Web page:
Ever since the UPA came to power, from its first avatar onwards, one of its distinctive features has been the game of passing the buck that seems to be perpetually on. With two power-centres, and no clear sense of direction or strategy, the Congress hierarchy and government often appear to be working at cross-purposes. And how, for every crisis, the knee-jerk response seems always be to announce yet another empowered group of ministers (EGOM).
Writing in the Indian Express, Pratap Bhanu Mehta points out that while an EGOM could be a useful mechanism for policy coordination and consensus building, it "seems to now exemplify the pathologies of governance; it has become a knee-jerk response to crises and often appears more like an elaborate mechanism to evade responsibility than to produce results".
He reiterates that most of our recent crises - from Manipur to Telangana - have had their origins in this chaos of the internal contradictions of the Congress with no signal as to who exactly is in charge and will take responsibility, reconcile differences and announce a firm decision:
Then there is a curious phenomenon. The normally reticent and restrained Sonia Gandhi decided to intervene on two issues whose logic from the point of view of governance is half-baked: the women’s reservation bill and the caste census. Both these issues, in different ways, increased governance challenges. But while no one doubts that she is the ultimate power, it only adds to confusion when no one is clear why she chooses to assert herself on some issues and not on others. The failure of anyone in this supposedly pro-poor government to try and convince us that they take inflation seriously, is just one example where we are left wondering why our leaders get agitated about some issues and not others. The same confusion applies to the prime minister. Hence the sense of disarray.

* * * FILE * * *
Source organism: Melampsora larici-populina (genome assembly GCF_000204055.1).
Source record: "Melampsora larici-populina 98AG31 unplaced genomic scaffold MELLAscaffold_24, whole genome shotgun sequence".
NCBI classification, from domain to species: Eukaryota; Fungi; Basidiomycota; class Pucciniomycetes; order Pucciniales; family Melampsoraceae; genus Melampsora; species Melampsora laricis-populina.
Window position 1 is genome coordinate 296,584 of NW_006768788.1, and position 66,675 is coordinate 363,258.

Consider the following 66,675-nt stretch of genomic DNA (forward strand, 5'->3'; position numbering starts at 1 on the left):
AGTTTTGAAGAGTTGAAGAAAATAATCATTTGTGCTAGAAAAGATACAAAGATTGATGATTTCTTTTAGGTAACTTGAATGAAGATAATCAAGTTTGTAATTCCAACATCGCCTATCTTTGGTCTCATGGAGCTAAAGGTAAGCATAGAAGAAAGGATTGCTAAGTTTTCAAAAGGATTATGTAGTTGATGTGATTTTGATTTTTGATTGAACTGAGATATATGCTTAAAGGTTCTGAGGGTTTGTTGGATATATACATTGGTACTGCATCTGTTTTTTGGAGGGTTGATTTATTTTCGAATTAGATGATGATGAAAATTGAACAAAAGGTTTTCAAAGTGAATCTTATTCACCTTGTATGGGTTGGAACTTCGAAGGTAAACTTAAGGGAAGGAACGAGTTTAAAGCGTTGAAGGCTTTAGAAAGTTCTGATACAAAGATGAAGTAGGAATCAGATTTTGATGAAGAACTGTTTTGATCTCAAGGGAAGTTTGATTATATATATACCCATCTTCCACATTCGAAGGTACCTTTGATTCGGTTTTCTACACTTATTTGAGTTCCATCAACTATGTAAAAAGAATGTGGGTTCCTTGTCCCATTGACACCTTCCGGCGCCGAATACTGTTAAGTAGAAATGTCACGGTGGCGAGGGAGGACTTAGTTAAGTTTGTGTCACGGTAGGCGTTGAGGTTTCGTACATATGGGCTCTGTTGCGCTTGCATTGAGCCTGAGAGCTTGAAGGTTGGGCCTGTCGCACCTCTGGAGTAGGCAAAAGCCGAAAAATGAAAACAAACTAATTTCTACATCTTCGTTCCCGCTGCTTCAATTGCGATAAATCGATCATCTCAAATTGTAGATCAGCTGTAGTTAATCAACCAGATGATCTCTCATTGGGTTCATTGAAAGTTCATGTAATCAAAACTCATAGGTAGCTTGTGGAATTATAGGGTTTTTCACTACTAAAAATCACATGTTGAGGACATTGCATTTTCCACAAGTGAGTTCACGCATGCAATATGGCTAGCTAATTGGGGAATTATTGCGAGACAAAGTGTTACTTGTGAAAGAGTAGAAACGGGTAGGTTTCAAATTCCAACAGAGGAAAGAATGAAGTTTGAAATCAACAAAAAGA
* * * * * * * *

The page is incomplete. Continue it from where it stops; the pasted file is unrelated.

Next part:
... Both the prime minister and Congress president seem to be unmindful of one important function of government. In times of crisis, or national anger or shame, leaders perform two functions. They provide a reassurance that someone is clearly in charge and takes responsibility, that someone has the capacity to reconcile differences and be decisive. The second — and this is particularly the function of a prime minister — they have the ability to send a signal that they truly care and are listening. Instead, what we seem to get is a parcelling of responsibility off to this collective group. Leaders give genuine reassurance, restore confidence and give consolation. Does anyone imagine that an EGOM on Bhopal might perform that function?
Read on at the Indian Express: Buck Stops With An EGOM